Most people think of crystals as being hard, immobile lumps...However the molecules and atoms that make up the crystal are in constant motion.1

Changes in temperature can cause the molecules to rearrange themselves both intramolecularly, and relative to one another. This can lead to changes in the crystalline form; a phase change.

The net upshot of this is when the crystal suddenly changes shape, it can jump. Taking a myo-inistol derivitive, as you warm it up to about 70C, it's length changes by about 10%. The re-orientation of the molecules that spreads from one end of the crystal to the other occurs in less than one hundreth of a second, giving a jump of several centimetres! Crystals of the alloy, MnCoGe have been known to jump up to 30 cm!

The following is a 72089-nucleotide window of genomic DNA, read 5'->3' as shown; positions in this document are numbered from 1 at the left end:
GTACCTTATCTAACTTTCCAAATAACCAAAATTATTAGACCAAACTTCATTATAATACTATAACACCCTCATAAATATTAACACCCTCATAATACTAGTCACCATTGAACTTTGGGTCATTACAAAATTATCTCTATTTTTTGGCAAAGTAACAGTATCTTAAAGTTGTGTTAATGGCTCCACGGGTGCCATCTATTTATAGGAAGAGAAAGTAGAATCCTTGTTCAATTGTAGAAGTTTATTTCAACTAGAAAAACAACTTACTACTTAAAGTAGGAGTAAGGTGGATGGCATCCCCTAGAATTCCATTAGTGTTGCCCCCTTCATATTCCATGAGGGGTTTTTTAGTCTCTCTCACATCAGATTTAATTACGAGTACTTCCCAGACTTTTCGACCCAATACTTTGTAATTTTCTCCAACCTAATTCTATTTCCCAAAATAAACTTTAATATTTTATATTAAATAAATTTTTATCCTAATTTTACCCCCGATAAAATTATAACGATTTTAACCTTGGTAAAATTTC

It's probably the spontaneous release of mechanical tension between individual crystal layers that give rise to this effect.

1. Except at absoloute zero where all motion stops, even my typing....